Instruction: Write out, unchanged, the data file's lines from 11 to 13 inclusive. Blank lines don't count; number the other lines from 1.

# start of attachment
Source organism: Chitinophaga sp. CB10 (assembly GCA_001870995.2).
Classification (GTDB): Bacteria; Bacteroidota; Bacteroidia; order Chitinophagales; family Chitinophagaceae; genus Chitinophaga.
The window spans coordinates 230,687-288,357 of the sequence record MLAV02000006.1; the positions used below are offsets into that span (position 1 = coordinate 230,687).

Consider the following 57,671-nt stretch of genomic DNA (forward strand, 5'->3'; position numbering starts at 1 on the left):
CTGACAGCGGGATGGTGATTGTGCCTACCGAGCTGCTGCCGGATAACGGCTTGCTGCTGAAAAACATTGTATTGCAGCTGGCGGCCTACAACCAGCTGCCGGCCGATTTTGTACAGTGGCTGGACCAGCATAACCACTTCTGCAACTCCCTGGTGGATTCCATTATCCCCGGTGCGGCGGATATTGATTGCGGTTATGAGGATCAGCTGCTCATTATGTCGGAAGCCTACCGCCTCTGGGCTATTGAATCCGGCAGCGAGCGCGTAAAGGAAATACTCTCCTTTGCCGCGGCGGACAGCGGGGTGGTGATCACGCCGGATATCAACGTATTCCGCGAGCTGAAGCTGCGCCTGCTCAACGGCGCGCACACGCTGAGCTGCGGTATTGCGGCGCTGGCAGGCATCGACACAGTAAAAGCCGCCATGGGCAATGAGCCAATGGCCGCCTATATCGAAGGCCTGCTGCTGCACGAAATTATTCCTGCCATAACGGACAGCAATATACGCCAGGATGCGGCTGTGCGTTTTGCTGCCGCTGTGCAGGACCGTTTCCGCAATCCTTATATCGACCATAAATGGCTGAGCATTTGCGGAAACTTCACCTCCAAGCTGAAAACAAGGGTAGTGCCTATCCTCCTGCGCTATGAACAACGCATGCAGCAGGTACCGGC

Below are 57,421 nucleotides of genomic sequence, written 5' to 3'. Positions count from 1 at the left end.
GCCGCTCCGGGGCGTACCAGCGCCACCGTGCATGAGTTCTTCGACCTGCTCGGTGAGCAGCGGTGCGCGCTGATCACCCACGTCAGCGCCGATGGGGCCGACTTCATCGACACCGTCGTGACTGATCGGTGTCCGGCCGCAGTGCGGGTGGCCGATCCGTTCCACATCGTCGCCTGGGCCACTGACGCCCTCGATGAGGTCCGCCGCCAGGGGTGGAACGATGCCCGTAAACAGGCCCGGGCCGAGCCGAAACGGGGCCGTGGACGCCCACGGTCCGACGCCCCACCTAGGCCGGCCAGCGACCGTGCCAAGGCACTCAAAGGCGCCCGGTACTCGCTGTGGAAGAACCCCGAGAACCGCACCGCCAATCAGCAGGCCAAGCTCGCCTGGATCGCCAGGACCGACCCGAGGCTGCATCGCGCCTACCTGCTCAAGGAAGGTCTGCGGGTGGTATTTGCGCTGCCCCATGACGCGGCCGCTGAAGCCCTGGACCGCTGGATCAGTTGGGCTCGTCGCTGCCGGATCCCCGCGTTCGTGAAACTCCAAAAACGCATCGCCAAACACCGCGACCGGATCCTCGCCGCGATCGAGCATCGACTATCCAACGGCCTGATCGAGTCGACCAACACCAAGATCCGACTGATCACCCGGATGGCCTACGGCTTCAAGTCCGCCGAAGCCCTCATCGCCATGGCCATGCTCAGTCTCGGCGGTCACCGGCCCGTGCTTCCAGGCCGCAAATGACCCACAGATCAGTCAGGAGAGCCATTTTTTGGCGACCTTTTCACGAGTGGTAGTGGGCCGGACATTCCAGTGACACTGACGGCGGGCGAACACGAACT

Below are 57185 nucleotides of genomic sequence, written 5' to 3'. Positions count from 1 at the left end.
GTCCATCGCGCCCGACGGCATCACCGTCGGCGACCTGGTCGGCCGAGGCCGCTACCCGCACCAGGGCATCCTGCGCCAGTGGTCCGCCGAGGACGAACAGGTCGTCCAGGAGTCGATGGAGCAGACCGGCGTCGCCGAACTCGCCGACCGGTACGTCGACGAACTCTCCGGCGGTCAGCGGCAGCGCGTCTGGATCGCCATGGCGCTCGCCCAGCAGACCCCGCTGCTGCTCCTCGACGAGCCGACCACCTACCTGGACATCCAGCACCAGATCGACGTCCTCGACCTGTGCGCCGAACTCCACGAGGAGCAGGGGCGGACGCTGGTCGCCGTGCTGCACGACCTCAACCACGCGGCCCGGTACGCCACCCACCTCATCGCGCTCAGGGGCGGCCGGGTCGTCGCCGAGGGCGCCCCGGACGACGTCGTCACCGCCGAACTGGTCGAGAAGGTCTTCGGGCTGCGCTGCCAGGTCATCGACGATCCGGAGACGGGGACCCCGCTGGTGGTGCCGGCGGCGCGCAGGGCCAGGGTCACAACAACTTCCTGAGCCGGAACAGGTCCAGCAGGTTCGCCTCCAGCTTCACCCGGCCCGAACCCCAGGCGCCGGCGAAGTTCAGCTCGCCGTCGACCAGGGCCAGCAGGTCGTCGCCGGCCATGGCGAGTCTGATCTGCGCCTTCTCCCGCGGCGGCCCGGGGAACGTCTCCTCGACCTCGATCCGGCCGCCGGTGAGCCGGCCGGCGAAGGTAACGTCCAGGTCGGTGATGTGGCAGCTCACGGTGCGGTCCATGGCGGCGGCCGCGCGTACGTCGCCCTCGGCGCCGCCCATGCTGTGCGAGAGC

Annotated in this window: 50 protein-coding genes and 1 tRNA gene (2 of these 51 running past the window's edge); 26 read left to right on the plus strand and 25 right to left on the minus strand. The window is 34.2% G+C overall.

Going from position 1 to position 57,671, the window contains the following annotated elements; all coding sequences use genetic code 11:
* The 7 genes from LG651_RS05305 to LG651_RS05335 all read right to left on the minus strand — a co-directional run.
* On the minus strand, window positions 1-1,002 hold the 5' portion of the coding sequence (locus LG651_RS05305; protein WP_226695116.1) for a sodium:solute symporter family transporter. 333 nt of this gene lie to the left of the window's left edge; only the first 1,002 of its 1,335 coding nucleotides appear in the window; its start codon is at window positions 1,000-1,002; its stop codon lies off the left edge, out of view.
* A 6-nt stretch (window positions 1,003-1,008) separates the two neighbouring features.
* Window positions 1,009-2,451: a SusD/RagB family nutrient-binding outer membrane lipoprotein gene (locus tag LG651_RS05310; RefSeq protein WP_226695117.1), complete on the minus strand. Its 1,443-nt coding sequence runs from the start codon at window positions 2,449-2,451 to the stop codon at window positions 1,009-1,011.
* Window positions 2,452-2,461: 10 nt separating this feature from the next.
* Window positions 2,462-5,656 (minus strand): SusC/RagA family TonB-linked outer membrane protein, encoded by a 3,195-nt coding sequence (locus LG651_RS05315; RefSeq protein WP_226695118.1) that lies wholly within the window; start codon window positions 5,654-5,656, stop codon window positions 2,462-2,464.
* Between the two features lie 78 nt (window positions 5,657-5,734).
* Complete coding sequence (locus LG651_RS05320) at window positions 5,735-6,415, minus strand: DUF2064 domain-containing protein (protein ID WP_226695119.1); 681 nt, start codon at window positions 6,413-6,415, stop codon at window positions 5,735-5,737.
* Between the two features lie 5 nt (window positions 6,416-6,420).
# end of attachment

Going from position 1 to position 57,671, the window contains the following annotated elements; all coding sequences use genetic code 11:
* The 7 genes from LG651_RS05305 to LG651_RS05335 all read right to left on the minus strand — a co-directional run.
* On the minus strand, window positions 1-1,002 hold the 5' portion of the coding sequence (locus LG651_RS05305; protein WP_226695116.1) for a sodium:solute symporter family transporter. 333 nt of this gene lie to the left of the window's left edge; only the first 1,002 of its 1,335 coding nucleotides appear in the window; its start codon is at window positions 1,000-1,002; its stop codon lies off the left edge, out of view.